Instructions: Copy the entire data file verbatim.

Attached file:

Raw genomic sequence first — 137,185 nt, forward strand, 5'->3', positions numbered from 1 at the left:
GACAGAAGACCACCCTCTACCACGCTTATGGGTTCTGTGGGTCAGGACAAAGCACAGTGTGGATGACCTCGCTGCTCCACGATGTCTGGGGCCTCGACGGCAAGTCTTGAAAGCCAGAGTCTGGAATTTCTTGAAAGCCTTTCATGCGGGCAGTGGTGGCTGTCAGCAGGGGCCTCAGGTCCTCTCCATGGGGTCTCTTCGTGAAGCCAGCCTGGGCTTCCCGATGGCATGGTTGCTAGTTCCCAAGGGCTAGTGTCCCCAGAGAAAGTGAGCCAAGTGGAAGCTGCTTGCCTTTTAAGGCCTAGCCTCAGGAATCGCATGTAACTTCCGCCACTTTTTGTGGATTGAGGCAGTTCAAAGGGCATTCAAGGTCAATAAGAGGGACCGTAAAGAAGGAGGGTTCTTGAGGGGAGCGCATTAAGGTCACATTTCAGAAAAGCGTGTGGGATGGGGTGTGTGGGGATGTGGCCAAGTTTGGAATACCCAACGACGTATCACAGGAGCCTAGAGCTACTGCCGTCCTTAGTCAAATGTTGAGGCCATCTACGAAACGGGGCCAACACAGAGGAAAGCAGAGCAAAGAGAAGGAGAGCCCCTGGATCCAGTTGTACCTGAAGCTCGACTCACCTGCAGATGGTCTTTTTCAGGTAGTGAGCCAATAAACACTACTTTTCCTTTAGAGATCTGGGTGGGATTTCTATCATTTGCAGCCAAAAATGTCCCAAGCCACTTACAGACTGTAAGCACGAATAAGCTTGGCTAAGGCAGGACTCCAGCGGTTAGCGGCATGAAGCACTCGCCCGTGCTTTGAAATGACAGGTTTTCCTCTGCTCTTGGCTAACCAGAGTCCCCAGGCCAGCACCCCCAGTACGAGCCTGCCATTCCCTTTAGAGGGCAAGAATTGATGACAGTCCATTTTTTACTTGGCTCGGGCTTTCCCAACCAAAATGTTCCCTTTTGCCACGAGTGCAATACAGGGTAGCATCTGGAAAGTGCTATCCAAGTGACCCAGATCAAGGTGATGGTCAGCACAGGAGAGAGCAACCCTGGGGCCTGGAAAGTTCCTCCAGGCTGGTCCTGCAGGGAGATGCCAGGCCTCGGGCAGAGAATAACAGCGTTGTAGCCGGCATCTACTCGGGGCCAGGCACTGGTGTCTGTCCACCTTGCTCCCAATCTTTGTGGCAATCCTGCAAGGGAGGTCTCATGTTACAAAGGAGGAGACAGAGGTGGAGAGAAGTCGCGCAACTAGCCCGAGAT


Raw genomic sequence first — 137,185 nt, forward strand, 5'->3', positions numbered from 1 at the left:
GACAGAAGACCACCCTCTACCACGCTTATGGGTTCTGTGGGTCAGGACAAAGCACAGTGTGGATGACCTCGCTGCTCCACGATGTCTGGGGCCTCGACGGCAAGTCTTGAAAGCCAGAGTCTGGAATTTCTTGAAAGCCTTTCATGCGGGCAGTGGTGGCTGTCAGCAGGGGCCTCAGGTCCTCTCCATGGGGTCTCTTCGTGAAGCCAGCCTGGGCTTCCCGATGGCATGGTTGCTAGTTCCCAAGGGCTAGTGTCCCCAGAGAAAGTGAGCCAAGTGGAAGCTGCTTGCCTTTTAAGGCCTAGCCTCAGGAATCGCATGTAACTTCCGCCACTTTTTGTGGATTGAGGCAGTTCAAAGGGCATTCAAGGTCAATAAGAGGGACCGTAAAGAAGGAGGGTTCTTGAGGGGAGCGCATTAAGGTCACATTTCAGAAAAGCGTGTGGGATGGGGTGTGTGGGGATGTGGCCAAGTTTGGAATACCCAACGACGTATCACAGGAGCCTAGAGCTACTGCCGTCCTTAGTCAAATGTTGAGGCCATCTACGAAACGGGGCCAACACAGAGGAAAGCAGAGCAAAGAGAAGGAGAGCCCCTGGATCCAGTTGTACCTGAAGCTCGACTCACCTGCAGATGGTCTTTTTCAGGTAGTGAGCCAATAAACACTACTTTTCCTTTAGAGATCTGGGTGGGATTTCTATCATTTGCAGCCAAAAATGTCCCAAGCCACTTACAGACTGTAAGCACGAATAAGCTTGGCTAAGGCAGGACTCCAGCGGTTAGCGGCATGAAGCACTCGCCCGTGCTTTGAAATGACAGGTTTTCCTCTGCTCTTGGCTAACCAGAGTCCCCAGGCCAGCACCCCCAGTACGAGCCTGCCATTCCCTTTAGAGGGCAAGAATTGATGACAGTCCATTTTTTACTTGGCTCGGGCTTTCCCAACCAAAATGTTCCCTTTTGCCACGAGTGCAATACAGGGTAGCATCTGGAAAGTGCTATCCAAGTGACCCAGATCAAGGTGATGGTCAGCACAGGAGAGAGCAACCCTGGGGCCTGGAAAGTTCCTCCAGGCTGGTCCTGCAGGGAGATGCCAGGCCTCGGGCAGAGAATAACAGCGTTGTAGCCGGCATCTACTCGGGGCCAGGCACTGGTGTCTGTCCACCTTGCTCCCAATCTTTGTGGCAATCCTGCAAGGGAGGTCTCATGTTACAAAGGAGGAGACAGAGGTGGAGAGAAGTCGCGCAACTAGCCCGAGAT